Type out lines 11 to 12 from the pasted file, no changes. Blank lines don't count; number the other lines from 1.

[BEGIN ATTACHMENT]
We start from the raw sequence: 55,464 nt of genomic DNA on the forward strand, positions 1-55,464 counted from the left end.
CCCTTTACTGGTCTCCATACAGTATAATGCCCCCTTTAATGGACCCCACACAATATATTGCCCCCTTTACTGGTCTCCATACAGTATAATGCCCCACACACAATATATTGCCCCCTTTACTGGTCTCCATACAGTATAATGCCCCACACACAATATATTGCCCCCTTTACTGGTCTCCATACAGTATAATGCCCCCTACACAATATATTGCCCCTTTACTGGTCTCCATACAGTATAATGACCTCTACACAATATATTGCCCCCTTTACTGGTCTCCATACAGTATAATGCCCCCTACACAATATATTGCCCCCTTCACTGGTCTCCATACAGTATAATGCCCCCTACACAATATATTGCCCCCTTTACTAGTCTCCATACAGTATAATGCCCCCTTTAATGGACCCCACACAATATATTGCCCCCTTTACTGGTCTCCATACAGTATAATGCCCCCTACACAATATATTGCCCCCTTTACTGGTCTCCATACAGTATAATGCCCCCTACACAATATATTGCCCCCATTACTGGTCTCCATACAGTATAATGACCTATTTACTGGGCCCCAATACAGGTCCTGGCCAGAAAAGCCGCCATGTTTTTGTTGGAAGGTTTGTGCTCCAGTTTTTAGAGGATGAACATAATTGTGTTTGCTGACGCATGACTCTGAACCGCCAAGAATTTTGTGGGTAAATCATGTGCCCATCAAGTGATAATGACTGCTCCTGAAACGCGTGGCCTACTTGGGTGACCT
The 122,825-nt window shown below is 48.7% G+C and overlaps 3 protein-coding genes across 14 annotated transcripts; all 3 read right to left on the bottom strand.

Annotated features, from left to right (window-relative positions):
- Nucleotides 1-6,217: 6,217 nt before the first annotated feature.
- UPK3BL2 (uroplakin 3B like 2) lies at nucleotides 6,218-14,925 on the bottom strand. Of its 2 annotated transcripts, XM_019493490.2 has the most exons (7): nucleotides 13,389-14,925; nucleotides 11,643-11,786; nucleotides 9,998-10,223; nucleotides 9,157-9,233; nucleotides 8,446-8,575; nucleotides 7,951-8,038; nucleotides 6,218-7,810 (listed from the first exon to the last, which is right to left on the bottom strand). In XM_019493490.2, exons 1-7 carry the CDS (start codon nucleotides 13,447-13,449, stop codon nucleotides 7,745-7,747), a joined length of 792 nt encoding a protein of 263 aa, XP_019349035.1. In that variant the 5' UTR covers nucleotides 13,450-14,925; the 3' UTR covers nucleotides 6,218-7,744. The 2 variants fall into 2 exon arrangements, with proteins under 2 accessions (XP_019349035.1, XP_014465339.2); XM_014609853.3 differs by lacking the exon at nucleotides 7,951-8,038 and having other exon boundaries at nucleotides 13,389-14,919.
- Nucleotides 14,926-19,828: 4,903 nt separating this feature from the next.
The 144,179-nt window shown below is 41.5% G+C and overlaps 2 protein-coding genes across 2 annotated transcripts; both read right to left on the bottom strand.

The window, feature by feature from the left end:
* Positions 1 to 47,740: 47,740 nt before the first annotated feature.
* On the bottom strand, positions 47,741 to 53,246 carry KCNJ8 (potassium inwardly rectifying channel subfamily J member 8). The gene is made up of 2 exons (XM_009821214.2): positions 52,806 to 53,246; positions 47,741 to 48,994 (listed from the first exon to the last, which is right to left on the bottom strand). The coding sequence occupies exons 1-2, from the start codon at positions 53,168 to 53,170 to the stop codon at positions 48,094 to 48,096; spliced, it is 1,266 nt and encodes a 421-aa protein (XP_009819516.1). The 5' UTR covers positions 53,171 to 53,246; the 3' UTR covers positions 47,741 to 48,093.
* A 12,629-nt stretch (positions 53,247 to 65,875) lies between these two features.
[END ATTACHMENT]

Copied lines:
* On the bottom strand, positions 47,741 to 53,246 carry KCNJ8 (potassium inwardly rectifying channel subfamily J member 8). The gene is made up of 2 exons (XM_009821214.2): positions 52,806 to 53,246; positions 47,741 to 48,994 (listed from the first exon to the last, which is right to left on the bottom strand). The coding sequence occupies exons 1-2, from the start codon at positions 53,168 to 53,170 to the stop codon at positions 48,094 to 48,096; spliced, it is 1,266 nt and encodes a 421-aa protein (XP_009819516.1). The 5' UTR covers positions 53,171 to 53,246; the 3' UTR covers positions 47,741 to 48,093.
* A 12,629-nt stretch (positions 53,247 to 65,875) lies between these two features.